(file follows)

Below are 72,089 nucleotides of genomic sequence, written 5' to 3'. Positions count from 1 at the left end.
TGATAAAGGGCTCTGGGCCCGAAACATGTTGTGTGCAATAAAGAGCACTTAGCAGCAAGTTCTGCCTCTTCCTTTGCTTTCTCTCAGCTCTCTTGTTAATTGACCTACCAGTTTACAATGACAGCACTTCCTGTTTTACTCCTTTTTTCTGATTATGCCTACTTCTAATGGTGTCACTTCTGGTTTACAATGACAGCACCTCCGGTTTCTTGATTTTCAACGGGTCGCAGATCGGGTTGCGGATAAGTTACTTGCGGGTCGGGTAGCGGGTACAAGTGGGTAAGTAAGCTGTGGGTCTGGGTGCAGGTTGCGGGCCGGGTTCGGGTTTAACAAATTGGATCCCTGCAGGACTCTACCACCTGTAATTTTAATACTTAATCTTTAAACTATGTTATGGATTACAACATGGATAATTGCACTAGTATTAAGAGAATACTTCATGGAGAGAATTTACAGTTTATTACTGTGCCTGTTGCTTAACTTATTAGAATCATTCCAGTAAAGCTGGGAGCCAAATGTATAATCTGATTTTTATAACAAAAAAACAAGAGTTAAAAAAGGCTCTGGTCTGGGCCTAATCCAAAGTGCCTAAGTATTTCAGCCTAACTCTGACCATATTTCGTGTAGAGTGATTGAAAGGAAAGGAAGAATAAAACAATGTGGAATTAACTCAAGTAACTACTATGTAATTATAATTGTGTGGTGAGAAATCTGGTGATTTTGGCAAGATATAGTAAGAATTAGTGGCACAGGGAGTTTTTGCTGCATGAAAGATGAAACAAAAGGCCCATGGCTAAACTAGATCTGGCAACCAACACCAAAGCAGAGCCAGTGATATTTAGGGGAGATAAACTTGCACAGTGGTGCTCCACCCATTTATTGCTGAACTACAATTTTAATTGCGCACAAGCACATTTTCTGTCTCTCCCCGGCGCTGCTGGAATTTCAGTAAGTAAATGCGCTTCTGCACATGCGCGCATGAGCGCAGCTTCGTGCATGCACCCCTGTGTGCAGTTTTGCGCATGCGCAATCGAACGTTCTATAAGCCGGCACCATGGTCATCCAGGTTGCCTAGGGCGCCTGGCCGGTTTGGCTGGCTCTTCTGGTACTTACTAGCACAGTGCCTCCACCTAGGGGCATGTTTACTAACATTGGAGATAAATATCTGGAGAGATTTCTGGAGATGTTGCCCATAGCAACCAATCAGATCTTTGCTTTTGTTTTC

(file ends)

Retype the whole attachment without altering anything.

Below are 72,089 nucleotides of genomic sequence, written 5' to 3'. Positions count from 1 at the left end.
TGATAAAGGGCTCTGGGCCCGAAACATGTTGTGTGCAATAAAGAGCACTTAGCAGCAAGTTCTGCCTCTTCCTTTGCTTTCTCTCAGCTCTCTTGTTAATTGACCTACCAGTTTACAATGACAGCACTTCCTGTTTTACTCCTTTTTTCTGATTATGCCTACTTCTAATGGTGTCACTTCTGGTTTACAATGACAGCACCTCCGGTTTCTTGATTTTCAACGGGTCGCAGATCGGGTTGCGGATAAGTTACTTGCGGGTCGGGTAGCGGGTACAAGTGGGTAAGTAAGCTGTGGGTCTGGGTGCAGGTTGCGGGCCGGGTTCGGGTTTAACAAATTGGATCCCTGCAGGACTCTACCACCTGTAATTTTAATACTTAATCTTTAAACTATGTTATGGATTACAACATGGATAATTGCACTAGTATTAAGAGAATACTTCATGGAGAGAATTTACAGTTTATTACTGTGCCTGTTGCTTAACTTATTAGAATCATTCCAGTAAAGCTGGGAGCCAAATGTATAATCTGATTTTTATAACAAAAAAACAAGAGTTAAAAAAGGCTCTGGTCTGGGCCTAATCCAAAGTGCCTAAGTATTTCAGCCTAACTCTGACCATATTTCGTGTAGAGTGATTGAAAGGAAAGGAAGAATAAAACAATGTGGAATTAACTCAAGTAACTACTATGTAATTATAATTGTGTGGTGAGAAATCTGGTGATTTTGGCAAGATATAGTAAGAATTAGTGGCACAGGGAGTTTTTGCTGCATGAAAGATGAAACAAAAGGCCCATGGCTAAACTAGATCTGGCAACCAACACCAAAGCAGAGCCAGTGATATTTAGGGGAGATAAACTTGCACAGTGGTGCTCCACCCATTTATTGCTGAACTACAATTTTAATTGCGCACAAGCACATTTTCTGTCTCTCCCCGGCGCTGCTGGAATTTCAGTAAGTAAATGCGCTTCTGCACATGCGCGCATGAGCGCAGCTTCGTGCATGCACCCCTGTGTGCAGTTTTGCGCATGCGCAATCGAACGTTCTATAAGCCGGCACCATGGTCATCCAGGTTGCCTAGGGCGCCTGGCCGGTTTGGCTGGCTCTTCTGGTACTTACTAGCACAGTGCCTCCACCTAGGGGCATGTTTACTAACATTGGAGATAAATATCTGGAGAGATTTCTGGAGATGTTGCCCATAGCAACCAATCAGATCTTTGCTTTTGTTTTC